Petersen said they actually found some “confessions” she had written down in 2005.
She had notes about couples making out in the cab, and she caught some cheating on their spouses because she had given them rides in the past.
One of those affectionate couples quickly learned Stickley’s sense of humor when she handed them a clipboard at the end of the trip and asked if they would sign a “release form” because there were hidden cameras in the back.
Stickley’s family also found a diary, which included notes about a passenger in 2005. The man was dressed in black and had a black hoodie pulled up over his head for the entire trip to Iowa City. She wrote that she was “spooked” by the man and called a friend to tell her if anything happened to her to have police look at a convenience store tape, where the man wanted to stop before going to see his mom in Iowa City.
Stickley, in the diary, said she later found out her passenger was Robert Stanley Davis, 26, who had murdered his girlfriend, Wendy Barnes, 22, a dispatcher for phone sex workers.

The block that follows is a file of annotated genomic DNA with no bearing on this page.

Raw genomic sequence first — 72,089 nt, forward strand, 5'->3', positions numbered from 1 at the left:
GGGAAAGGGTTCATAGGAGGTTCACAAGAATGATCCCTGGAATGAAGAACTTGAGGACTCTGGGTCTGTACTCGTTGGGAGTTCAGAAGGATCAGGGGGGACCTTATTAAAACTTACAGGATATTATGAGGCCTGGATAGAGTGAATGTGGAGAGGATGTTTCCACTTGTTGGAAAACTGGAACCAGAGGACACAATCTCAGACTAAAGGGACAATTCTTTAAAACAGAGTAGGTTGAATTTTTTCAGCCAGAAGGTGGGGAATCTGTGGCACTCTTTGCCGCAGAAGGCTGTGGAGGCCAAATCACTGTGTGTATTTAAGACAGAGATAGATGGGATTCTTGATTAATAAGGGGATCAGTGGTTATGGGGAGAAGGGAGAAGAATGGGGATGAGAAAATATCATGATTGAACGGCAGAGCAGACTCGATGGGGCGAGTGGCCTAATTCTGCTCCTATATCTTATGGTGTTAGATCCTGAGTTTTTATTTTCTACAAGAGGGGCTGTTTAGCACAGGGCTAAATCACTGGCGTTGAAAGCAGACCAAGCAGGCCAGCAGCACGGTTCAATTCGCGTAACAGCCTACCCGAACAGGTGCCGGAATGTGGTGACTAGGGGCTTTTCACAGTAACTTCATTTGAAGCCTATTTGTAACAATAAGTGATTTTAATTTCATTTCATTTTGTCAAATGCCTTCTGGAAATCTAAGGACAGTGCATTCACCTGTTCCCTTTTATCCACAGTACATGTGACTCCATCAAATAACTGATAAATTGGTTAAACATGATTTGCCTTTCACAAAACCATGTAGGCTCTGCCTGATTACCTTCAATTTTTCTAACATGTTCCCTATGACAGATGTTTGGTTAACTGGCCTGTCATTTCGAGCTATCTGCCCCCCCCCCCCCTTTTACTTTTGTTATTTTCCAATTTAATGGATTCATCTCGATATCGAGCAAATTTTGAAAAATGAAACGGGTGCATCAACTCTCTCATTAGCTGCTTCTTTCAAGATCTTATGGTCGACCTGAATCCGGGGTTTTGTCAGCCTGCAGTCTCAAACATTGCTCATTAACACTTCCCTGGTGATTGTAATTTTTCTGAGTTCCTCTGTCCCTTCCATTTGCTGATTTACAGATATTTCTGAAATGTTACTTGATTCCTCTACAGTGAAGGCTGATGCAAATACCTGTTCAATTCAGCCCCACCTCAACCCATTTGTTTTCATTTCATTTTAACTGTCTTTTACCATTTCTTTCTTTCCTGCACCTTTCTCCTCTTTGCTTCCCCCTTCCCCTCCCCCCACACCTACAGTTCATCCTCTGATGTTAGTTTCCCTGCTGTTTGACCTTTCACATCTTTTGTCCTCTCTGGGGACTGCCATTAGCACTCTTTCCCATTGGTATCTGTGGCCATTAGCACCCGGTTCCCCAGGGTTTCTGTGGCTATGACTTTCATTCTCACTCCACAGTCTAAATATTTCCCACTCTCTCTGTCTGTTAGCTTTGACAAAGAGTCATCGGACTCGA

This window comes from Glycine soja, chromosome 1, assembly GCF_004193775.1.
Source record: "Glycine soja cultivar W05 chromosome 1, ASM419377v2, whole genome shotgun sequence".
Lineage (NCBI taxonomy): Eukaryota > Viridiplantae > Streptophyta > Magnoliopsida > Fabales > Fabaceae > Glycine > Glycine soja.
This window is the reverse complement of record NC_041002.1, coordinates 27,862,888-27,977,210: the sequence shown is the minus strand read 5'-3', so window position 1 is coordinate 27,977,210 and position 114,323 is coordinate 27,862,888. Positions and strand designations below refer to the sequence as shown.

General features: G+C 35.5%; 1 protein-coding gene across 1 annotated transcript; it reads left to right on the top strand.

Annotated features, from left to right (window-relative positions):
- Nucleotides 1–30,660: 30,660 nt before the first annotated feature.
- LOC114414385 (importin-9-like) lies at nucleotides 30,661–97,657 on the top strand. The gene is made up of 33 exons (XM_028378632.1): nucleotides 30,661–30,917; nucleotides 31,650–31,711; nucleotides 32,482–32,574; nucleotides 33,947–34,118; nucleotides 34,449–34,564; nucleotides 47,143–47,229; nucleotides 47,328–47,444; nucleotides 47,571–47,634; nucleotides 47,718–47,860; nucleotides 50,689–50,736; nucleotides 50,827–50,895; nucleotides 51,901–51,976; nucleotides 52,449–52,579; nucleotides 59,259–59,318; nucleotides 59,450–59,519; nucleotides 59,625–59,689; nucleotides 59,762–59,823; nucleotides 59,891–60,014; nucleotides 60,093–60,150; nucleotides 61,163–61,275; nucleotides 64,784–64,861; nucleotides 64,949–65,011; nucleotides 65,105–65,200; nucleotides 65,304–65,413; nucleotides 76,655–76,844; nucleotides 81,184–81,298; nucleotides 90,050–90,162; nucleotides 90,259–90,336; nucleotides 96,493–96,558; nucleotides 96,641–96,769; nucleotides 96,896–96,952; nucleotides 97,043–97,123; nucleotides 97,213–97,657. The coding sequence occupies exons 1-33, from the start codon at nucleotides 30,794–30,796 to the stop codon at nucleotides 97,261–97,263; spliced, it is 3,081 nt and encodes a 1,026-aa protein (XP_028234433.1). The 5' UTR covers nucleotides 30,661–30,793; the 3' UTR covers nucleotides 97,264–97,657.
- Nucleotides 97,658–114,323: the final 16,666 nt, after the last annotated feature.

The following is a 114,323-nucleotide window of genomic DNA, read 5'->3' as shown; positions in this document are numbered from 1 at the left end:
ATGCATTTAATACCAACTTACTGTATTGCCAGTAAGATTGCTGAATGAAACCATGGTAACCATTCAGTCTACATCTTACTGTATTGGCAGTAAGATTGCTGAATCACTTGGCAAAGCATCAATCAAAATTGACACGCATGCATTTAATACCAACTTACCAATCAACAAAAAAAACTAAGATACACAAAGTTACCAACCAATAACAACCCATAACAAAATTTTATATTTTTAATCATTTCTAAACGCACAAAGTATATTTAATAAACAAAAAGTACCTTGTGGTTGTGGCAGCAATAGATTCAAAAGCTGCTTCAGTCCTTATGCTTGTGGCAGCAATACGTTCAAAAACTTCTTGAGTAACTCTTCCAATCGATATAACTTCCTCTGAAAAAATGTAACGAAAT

Davis mentioned to Stickley he had had a fight with his girlfriend because she had cheated on him. According to court documents, Davis had stabbed Barnes 53 times. Stickley was a key witness in his trial, which ended with Davis being convicted of second-degree murder.
Mitchell was arrested and charged in Stickley’s death. His trial was moved from Linn to Story County because of pretrial publicity. A jury acquitted Mitchell on first-degree murder and first-degree robbery charges.
According to testimony, Mitchell's prints were found in Stickley's blood in the cab. Two witnesses testified they saw Mitchell in her cab, and he gave one of them bloody money for crack cocaine that night.